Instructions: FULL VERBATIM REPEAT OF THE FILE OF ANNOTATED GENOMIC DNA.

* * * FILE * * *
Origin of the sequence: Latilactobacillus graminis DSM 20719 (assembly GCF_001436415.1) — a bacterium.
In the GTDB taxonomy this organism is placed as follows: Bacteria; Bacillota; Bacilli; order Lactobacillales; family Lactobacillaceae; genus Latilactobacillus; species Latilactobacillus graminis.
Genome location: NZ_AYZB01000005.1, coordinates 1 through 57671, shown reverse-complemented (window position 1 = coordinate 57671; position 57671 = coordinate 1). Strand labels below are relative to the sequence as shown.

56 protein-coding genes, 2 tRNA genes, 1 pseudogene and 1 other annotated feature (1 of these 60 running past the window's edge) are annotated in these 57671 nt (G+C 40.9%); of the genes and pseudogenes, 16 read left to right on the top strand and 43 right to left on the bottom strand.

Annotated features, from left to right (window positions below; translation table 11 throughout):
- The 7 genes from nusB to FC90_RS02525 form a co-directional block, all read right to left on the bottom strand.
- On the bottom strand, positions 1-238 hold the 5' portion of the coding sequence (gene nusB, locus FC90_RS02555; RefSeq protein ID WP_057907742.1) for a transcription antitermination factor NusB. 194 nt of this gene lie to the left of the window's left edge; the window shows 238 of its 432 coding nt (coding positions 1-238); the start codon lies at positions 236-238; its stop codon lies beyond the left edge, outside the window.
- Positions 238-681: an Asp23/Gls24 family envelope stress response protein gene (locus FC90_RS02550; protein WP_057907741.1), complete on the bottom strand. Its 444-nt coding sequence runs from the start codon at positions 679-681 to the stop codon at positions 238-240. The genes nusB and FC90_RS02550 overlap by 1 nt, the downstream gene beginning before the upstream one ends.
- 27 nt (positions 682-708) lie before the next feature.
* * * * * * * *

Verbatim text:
Origin of the sequence: Latilactobacillus graminis DSM 20719 (assembly GCF_001436415.1) — a bacterium.
In the GTDB taxonomy this organism is placed as follows: Bacteria; Bacillota; Bacilli; order Lactobacillales; family Lactobacillaceae; genus Latilactobacillus; species Latilactobacillus graminis.
Genome location: NZ_AYZB01000005.1, coordinates 1 through 57671, shown reverse-complemented (window position 1 = coordinate 57671; position 57671 = coordinate 1). Strand labels below are relative to the sequence as shown.

56 protein-coding genes, 2 tRNA genes, 1 pseudogene and 1 other annotated feature (1 of these 60 running past the window's edge) are annotated in these 57671 nt (G+C 40.9%); of the genes and pseudogenes, 16 read left to right on the top strand and 43 right to left on the bottom strand.

Annotated features, from left to right (window positions below; translation table 11 throughout):
- The 7 genes from nusB to FC90_RS02525 form a co-directional block, all read right to left on the bottom strand.
- On the bottom strand, positions 1-238 hold the 5' portion of the coding sequence (gene nusB, locus FC90_RS02555; RefSeq protein ID WP_057907742.1) for a transcription antitermination factor NusB. 194 nt of this gene lie to the left of the window's left edge; the window shows 238 of its 432 coding nt (coding positions 1-238); the start codon lies at positions 236-238; its stop codon lies beyond the left edge, outside the window.
- Positions 238-681: an Asp23/Gls24 family envelope stress response protein gene (locus FC90_RS02550; protein WP_057907741.1), complete on the bottom strand. Its 444-nt coding sequence runs from the start codon at positions 679-681 to the stop codon at positions 238-240. The genes nusB and FC90_RS02550 overlap by 1 nt, the downstream gene beginning before the upstream one ends.
- 27 nt (positions 682-708) lie before the next feature.